Roy Cleveland Sullivan (February 7, 1912 – September 28, 1983) was a United States park ranger in Shenandoah National Park in Virginia. Between 1942 and 1977, Sullivan was hit by lightning on seven different occasions and survived all of them. For this reason, he gained a nickname "Human Lightning Conductor" or "Human Lightning Rod". Sullivan is recognized by Guinness World Records as the person struck by lightning more recorded times than any other human being.

. . .

He was avoided by people later in life because of their fear of being hit by lightning, and this saddened him. He once recalled "For instance, I was walking with the Chief Ranger one day when lightning struck way off (in the distance). The Chief said, 'I'll see you later'."

. . .

All seven strikes were documented by the superintendent of Shenandoah National Park, R. Taylor Hoskins, and were verified by doctors. Sullivan himself recalled that the first time he was struck by lightning was not in 1942 but much earlier. When he was a child, he was helping his father to cut wheat in a field, when a thunderbolt struck the blade of his scythe without injuring him. But because he could not prove the fact later, he never claimed it.

Sullivan's wife was also struck once, when a storm suddenly arrived as she was out hanging clothes in their back yard. Her husband was helping her at the time, but escaped unharmed.

There's more at the link, including details of the seven strikes Sullivan survived.

Y'know, by about the third or fourth strike I'd have considered changing locations - or my religion!




Peter

Sad news for sax lovers


Raphael Ravenscroft, the well-known saxophone player and session musician, has died.  He recorded for many of the top groups and performers in the world, including Pink Floyd, Marvin Gaye, Mike Oldfield, Robert Plant and Bonnie Tyler, but is probably best known for his alto sax riff in Gerry Rafferty's 1978 song 'Baker Street', which became a hit around the world.





There's a persistent 'urban legend' that Rafferty originally intended the riff to be sung or played on guitar (as it was towards the end of the song).  Ravenscroft was apparently in the studio to record another piece, and is said to have suggested he play the riff on alto saxophone.  Whatever the truth, the result became music history and led to a surge in the popularity, use and sales of the saxophone (as well as vaulting Ravenscroft himself to prominence).

Peter

Monday, October 20, 2014

This simply HAS to have been deliberate!


I'm still chortling over this BBC report.

Scientists believe they have discovered the origin of copulation.

An international team of researchers says a fish ... is the first-known animal to stop reproducing by spawning and instead mate by having sex.

The primitive bony fish, which was about 8cm long, lived in ancient lakes about 385 million years ago in what is now Scotland.

Lead author Prof John Long, from Flinders University in Australia, said: "We have defined the very point in evolution where the origin of internal fertilisation in all animals began.

"That is a really big step."

Prof Long added that the discovery was made as he was looking through a box of ancient fish fossils.

He noticed that one of the ... specimens had an odd L-shaped appendage. Further investigation revealed that this was the male fish's genitals.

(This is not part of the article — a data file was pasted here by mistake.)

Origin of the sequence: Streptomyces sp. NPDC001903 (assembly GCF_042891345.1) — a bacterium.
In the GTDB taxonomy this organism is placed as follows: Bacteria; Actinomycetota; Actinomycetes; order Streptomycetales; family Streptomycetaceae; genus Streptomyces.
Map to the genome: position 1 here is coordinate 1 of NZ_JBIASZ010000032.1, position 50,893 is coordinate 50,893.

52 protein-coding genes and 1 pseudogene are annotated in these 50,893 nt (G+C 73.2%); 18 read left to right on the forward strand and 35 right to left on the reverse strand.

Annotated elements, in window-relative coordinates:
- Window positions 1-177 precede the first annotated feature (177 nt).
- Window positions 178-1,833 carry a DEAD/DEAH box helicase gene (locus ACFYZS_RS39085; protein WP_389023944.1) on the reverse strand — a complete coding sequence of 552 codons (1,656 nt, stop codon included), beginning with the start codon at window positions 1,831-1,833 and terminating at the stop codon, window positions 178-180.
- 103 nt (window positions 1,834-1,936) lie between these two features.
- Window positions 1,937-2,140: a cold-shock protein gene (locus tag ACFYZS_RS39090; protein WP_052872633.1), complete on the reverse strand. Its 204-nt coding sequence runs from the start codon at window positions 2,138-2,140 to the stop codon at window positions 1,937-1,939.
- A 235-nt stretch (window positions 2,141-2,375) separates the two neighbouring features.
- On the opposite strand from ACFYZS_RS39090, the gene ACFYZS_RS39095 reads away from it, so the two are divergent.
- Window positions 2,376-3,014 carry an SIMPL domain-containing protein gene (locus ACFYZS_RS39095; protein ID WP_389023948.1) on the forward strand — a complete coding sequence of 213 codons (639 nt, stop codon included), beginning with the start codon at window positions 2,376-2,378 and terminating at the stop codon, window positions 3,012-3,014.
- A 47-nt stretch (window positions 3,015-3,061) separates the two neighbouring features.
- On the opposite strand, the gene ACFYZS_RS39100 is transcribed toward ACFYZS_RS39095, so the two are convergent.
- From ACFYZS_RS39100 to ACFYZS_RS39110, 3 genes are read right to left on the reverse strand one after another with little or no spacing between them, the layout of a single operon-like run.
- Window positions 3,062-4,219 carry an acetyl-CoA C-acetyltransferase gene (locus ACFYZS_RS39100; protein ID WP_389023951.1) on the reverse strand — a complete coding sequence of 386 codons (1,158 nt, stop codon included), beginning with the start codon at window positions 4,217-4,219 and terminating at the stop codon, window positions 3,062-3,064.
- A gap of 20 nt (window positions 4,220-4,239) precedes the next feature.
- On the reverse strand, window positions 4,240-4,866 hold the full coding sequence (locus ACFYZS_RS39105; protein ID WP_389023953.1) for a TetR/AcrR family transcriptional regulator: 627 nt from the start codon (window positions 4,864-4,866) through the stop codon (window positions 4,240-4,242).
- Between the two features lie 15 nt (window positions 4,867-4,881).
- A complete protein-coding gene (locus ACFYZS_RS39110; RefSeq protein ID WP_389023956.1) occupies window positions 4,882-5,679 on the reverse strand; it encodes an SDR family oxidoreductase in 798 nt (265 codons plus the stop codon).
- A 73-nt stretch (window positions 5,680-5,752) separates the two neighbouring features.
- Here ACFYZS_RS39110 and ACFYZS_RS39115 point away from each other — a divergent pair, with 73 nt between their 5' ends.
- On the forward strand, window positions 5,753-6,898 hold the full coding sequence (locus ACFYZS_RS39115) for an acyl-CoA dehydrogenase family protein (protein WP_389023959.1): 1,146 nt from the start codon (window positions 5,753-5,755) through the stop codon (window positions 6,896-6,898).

. . .

Constrained by their anatomy, the fish probably had to mate side by side.

"They couldn't have done it in a 'missionary position'," said Prof Long. "The very first act of copulation was done sideways, square-dance style."

There's more at the link.

That's all well and good;  but then one reads the scientific name of the fish concerned.  It's . . . wait for it . . . Microbrachius dicki.

Dicki?  For the first copulating fish?  Yeah, go on;  tell me that name's just coincidental . . .




Peter

Mental health, guns, and violence


A headline in the Toledo Blade read 'Mental Issues Put 34,500 on New York No-Guns List'.  That's apparently the (current) number of people deemed too 'disturbed', mentally speaking, to be trusted to own or have access to a firearm in New York state.

An e-mail today put that in perspective:

"...what's to stop any of them from getting an axe, a car, or a dollar's worth of gasoline?"

My correspondent had a point. It's as if the powers that be breathe a sigh of relief when they stop a 'disturbed' person from (legally) obtaining a firearm. They ignore the reality that getting one's hands on a gun illegally isn't particularly difficult (like this convicted felon did, for example); or, if one doesn't want to go to that trouble, there are any number of other potentially lethal instruments and methods open to abuse.  Follow the links in the cited passage above to see how much carnage three 'disturbed' people caused with nary a gun in sight.

Laws won't make us safe, because lawbreakers will (by definition) not obey them.  That's the way it is.  That's the way it's always been.  If we rely on laws (or the police) to keep us safe, we're living in cloud cuckoo land.  Given their current ill-advised mishmash of gun control efforts, the authorities in New York state seem to have taken up residence there for the duration . . .

Peter

Pure musical fun!


Lindsey Stirling does it again!





Original, witty and captivating.  What's not to like?

Peter

Doofus Of The Day #793


Today's award goes, with a snort of derision, to the politically-correct idiots in charge of young children's education in Victoria, Australia.

Baa, Baa Black Sheep could be the latest nursery rhyme to bite the dust because of political correctness.